1 The sun sets meanwhile, and the dusky hills grow dim.
2 Meanwhile the sun rounds the great circle of the year, and icy winter ruffles the waters with Northern gales.
3 Here an ampler air clothes the meadows in lustrous sheen, and they know their own sun and a starlight of their own.
4 Hard by the ocean limit and the set of sun is the extreme Aethiopian land, where ancient Atlas turns on his shoulders the starred burning axletree of heaven.
5 Of set purpose and willing mind do we draw nigh this thy city, outcasts from a realm once the greatest that the sun looked on as he came from Olympus' utmost border.
6 The fiery sun had climbed midway in the circle of the sky when they see afar fortress walls and scattered house roofs, where now the might of Rome hath risen high as heaven; then Evander held a slender state.
7 Apart in the sea and over against the foaming beach, lies a rock that the swoln waves beat and drown what time the north-western gales of winter blot out the stars; in calm it rises silent out of the placid water, flat-topped, and a haunt where cormorants love best to take the sun.
8 How terrible the tempest that burst from fierce Mycenae over the plains of Ida, driven by what fate Europe and Asia met in the shock of two worlds, even he hath heard who is sundered in the utmost land where the ocean surge recoils, and he whom stretching midmost of the four zones the zone of the intolerable sun holds in severance.
9 Long-haired Iopas on his gilded lyre fills the chamber with songs ancient Atlas taught; he sings of the wandering moon and the sun's travails; whence is the human race and the brute, whence water and fire; of Arcturus, the rainy Hyades, and the twin Oxen; why wintry suns make such haste to dip in ocean, or what delay makes the nights drag lingeringly.
10 Long-haired Iopas on his gilded lyre fills the chamber with songs ancient Atlas taught; he sings of the wandering moon and the sun's travails; whence is the human race and the brute, whence water and fire; of Arcturus, the rainy Hyades, and the twin Oxen; why wintry suns make such haste to dip in ocean, or what delay makes the nights drag lingeringly.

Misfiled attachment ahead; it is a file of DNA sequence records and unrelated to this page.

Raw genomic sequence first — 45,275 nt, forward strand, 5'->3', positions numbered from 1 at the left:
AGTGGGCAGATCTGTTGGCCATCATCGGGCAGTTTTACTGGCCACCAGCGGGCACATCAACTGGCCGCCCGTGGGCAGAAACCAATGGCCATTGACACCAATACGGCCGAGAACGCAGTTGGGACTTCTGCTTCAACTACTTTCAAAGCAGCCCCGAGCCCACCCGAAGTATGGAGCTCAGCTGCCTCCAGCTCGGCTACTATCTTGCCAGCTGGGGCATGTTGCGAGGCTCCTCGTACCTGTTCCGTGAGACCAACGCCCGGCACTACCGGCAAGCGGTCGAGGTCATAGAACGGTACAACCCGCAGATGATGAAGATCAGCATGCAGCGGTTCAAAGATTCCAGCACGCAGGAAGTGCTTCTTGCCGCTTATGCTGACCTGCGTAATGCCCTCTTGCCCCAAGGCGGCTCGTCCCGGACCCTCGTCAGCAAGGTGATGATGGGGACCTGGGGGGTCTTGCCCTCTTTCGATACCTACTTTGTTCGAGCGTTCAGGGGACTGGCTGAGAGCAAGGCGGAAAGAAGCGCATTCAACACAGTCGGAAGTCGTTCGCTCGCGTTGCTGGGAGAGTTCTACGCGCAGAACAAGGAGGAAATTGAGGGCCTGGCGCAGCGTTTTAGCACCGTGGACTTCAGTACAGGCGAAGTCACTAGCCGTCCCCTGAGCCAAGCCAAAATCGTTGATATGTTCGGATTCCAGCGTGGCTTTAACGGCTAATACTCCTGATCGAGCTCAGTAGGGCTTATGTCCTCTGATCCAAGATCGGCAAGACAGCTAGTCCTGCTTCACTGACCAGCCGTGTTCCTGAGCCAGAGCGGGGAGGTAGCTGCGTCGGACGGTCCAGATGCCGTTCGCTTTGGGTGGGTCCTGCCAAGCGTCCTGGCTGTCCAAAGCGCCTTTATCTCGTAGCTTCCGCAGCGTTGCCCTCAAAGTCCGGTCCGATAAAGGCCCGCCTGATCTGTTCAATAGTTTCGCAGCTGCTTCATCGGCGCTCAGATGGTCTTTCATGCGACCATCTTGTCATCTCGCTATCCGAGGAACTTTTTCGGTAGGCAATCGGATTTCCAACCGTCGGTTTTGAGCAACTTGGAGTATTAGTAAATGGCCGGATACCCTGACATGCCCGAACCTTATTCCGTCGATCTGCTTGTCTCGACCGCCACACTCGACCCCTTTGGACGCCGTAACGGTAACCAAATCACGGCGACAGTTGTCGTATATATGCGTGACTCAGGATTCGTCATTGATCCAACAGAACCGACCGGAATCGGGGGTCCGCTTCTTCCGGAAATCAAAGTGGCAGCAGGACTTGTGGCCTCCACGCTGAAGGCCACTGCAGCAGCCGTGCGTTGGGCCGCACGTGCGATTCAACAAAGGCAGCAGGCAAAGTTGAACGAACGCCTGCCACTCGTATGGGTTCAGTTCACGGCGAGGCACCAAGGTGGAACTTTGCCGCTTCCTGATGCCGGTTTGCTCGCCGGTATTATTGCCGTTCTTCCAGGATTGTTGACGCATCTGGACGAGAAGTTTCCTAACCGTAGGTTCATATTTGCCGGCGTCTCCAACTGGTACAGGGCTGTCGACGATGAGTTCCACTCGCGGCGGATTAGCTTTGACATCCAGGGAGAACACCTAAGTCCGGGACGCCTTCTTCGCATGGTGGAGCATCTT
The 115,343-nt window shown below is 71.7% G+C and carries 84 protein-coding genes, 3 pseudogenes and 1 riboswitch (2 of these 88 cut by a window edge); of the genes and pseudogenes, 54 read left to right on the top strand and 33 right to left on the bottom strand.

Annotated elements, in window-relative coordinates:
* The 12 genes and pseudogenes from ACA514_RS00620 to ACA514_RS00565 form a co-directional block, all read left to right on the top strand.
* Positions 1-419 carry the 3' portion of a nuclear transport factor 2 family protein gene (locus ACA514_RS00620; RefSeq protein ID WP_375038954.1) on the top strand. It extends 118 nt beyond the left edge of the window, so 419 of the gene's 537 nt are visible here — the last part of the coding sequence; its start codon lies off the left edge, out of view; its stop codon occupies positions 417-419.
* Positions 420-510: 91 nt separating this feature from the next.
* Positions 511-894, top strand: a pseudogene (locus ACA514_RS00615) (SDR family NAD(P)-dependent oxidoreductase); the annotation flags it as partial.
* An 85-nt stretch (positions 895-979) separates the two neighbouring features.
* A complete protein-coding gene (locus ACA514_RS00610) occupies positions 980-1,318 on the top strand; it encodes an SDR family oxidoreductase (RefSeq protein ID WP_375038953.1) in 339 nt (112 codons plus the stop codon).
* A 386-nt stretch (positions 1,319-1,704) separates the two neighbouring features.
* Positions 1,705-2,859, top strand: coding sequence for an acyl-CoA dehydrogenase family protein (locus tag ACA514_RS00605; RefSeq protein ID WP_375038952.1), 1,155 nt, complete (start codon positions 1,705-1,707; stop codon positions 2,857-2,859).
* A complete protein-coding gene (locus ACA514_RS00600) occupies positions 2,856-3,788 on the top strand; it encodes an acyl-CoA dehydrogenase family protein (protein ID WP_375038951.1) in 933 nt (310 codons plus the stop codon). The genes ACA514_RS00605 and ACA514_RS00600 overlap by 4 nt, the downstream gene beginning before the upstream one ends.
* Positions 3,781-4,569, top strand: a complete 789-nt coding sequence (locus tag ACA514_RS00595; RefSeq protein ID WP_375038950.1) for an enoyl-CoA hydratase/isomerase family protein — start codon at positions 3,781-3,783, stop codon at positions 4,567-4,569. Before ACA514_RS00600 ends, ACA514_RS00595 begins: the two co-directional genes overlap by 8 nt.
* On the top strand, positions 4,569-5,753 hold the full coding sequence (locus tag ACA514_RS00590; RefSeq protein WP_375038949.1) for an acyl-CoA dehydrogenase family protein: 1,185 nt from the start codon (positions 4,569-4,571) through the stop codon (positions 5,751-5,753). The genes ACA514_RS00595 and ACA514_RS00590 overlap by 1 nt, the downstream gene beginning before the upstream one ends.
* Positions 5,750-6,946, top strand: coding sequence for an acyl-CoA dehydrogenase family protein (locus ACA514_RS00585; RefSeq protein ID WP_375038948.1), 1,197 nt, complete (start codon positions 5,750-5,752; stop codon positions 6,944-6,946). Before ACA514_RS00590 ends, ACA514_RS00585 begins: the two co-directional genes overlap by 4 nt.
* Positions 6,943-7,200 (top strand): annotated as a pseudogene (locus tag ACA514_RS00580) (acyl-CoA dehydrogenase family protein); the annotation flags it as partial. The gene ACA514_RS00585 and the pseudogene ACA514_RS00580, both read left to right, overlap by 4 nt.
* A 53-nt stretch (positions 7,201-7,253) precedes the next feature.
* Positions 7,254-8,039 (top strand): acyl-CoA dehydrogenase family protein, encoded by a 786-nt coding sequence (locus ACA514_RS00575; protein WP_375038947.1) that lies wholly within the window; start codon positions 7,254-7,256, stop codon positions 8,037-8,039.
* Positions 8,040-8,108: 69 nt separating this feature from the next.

11 Thus had he spoken; when from beneath the sanctuary a snake slid out in seven vast coils and sevenfold slippery spires, quietly circling the grave and gliding from altar to altar, his green chequered body and the spotted lustre of his scales ablaze with gold, as the bow in the cloud darts a thousand changing dyes athwart the sun: Aeneas stood amazed at the sight.
12 Here is he, he of whose promise once and again thou hearest, Caesar Augustus, a god's son, who shall again establish the ages of gold in Latium over the fields that once were Saturn's realm, and carry his empire afar to Garamant and Indian, to the land that lies beyond our stars, beyond the sun's yearlong ways, where Atlas the sky-bearer wheels on his shoulder the glittering star-spangled pole.
13 Right before the vestibule and in the front doorway Pyrrhus moves rejoicingly in the sparkle of arms and gleaming brass: like as when a snake fed on poisonous herbs, whom chill winter kept hid and swollen underground, now fresh from his weeds outworn and shining in youth, wreathes his slippery body into the daylight, his upreared breast meets the sun, and his triple-cloven tongue flickers in his mouth.